If you’ve ever lived on or near a farm that raises chickens you probably already know just how incredibly loud roosters are. The old depictions of a rooster waking up everyone within earshot is quite accurate, and their piercing bellows can be downright painful if you’re standing right next to one. Scientists have often wondered why roosters are seemingly immune to their own intense vocalizations, and a new study finally reveals the answer: they have built-in earplugs.
Researchers from a pair of universities in Belgium just published a study in the journal Zoology that details the mechanism that prevents roosters from damaging their own hearing. The first step in their quest for answers was to determine just how loud a rooster’s crowing actually is, and after sampling several different roosters the data indicated an average intensity of over 100 decibels. That’s roughly as loud as a car horn, and right at the “threshold of discomfort” for human hearing and it’s loud enough to cause deafness over time with repeated exposure.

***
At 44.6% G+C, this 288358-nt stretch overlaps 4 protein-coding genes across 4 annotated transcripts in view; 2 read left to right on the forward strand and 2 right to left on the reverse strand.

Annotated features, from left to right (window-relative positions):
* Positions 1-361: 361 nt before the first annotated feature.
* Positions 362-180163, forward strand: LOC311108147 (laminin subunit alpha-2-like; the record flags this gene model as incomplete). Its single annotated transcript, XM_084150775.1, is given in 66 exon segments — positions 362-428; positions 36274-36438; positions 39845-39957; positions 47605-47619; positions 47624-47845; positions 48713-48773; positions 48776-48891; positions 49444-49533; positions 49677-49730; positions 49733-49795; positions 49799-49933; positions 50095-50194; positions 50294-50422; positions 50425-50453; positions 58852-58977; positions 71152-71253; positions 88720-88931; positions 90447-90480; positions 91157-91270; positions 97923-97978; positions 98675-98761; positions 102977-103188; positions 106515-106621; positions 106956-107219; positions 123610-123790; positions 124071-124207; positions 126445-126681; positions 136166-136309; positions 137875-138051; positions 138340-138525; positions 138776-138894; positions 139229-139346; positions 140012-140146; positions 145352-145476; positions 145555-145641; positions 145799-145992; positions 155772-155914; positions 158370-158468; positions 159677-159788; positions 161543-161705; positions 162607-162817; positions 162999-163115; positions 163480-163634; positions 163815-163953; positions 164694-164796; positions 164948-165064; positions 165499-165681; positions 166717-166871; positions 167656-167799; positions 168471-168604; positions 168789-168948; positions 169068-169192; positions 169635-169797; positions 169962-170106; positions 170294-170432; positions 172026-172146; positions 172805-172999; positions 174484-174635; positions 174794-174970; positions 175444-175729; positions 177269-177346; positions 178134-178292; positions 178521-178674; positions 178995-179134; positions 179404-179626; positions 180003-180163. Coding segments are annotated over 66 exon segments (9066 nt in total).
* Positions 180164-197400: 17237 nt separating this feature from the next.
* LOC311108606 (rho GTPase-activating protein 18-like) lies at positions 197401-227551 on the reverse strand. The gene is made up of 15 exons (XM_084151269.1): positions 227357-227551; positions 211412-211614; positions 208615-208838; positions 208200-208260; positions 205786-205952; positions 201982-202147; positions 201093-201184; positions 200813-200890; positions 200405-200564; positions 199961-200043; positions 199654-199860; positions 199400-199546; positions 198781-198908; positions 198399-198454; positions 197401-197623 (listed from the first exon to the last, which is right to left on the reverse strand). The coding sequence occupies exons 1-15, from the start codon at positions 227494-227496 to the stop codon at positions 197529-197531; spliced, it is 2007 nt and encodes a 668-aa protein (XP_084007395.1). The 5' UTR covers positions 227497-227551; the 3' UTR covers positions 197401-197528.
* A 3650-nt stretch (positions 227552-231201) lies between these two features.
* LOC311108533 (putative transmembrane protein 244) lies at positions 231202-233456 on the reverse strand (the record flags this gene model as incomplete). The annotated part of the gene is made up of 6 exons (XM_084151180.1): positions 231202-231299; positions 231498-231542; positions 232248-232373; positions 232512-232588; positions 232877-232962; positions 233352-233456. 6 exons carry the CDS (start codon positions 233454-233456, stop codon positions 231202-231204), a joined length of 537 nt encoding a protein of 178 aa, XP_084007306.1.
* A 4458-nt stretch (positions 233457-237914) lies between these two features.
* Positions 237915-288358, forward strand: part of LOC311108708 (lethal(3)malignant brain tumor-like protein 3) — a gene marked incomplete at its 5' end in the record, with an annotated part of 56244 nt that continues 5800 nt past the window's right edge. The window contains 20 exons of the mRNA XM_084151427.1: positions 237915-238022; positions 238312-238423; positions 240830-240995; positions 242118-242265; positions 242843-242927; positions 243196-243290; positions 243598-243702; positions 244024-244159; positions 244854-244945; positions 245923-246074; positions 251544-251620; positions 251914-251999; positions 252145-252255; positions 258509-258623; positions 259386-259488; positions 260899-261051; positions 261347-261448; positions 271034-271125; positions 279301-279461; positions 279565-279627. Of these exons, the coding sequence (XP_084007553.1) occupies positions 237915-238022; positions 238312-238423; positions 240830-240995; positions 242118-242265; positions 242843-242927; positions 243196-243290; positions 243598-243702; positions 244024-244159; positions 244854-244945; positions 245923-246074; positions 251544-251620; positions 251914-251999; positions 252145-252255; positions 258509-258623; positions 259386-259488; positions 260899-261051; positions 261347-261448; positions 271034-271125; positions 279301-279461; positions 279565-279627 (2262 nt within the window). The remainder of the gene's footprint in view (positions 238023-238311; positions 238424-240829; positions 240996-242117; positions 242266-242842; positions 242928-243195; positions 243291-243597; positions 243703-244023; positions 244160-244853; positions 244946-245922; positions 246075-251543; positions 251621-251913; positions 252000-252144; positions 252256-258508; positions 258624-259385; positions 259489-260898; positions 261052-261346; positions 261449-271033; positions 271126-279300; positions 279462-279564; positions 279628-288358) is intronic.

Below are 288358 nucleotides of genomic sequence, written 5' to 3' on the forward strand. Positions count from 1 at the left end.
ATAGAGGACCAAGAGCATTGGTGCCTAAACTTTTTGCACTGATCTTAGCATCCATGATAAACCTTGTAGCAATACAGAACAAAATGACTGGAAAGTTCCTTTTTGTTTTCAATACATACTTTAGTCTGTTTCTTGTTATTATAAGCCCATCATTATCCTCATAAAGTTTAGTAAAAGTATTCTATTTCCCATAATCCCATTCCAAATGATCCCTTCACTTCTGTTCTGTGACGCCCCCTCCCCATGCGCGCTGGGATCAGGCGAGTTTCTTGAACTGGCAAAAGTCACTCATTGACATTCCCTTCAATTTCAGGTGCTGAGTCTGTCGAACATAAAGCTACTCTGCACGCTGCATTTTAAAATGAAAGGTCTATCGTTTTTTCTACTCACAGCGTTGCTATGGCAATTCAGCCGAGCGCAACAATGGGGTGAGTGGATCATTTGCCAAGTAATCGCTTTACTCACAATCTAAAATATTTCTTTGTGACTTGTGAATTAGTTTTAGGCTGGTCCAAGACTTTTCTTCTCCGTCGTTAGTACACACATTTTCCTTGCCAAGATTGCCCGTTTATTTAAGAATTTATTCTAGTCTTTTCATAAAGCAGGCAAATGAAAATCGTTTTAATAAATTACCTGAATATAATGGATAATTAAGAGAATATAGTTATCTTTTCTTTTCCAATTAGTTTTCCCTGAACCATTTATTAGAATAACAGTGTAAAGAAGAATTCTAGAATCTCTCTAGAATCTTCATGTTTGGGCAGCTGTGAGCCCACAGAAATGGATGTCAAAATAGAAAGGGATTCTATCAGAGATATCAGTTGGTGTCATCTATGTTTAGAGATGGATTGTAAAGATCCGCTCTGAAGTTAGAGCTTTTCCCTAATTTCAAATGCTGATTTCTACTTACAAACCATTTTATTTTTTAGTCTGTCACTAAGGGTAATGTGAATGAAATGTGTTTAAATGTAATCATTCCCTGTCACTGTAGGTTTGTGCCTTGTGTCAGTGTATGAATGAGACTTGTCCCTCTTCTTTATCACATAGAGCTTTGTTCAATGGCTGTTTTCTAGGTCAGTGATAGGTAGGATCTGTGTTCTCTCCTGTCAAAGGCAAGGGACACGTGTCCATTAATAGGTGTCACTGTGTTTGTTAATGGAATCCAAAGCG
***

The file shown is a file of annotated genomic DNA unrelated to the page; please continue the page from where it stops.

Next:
After close examination of the skull structure of the birds the researchers realized that they actually have a built-in defense against loud sound in the form of small flaps of tissues that act like a barrier. When a rooster adjusts its head and neck as it begins to crow, the small bits of tissue actually close up the ear canal, which effectively acts as an earplug and dampens the noise significantly.
On top of that, the study reveals that roosters are actually able to regenerate the tiny hair cells deep within the ear that can become damaged from loud noises. Humans don’t have that same ability, which is why deafness caused by loud sounds is typically permanent for us. For roosters, a degree of deafness would likely only be temporary if it happened at all.
“Micro-CT scans of a rooster and chicken head show that in roosters the auditory canal closes when the beak is opened,” the researchers write. “In hens the diameter of the auditory canal only narrows but does not close completely. A morphological difference between the sexes in shape of a bursa-like slit which occurs in the outer ear canal causes the outer ear canal to close in roosters but not in hens.”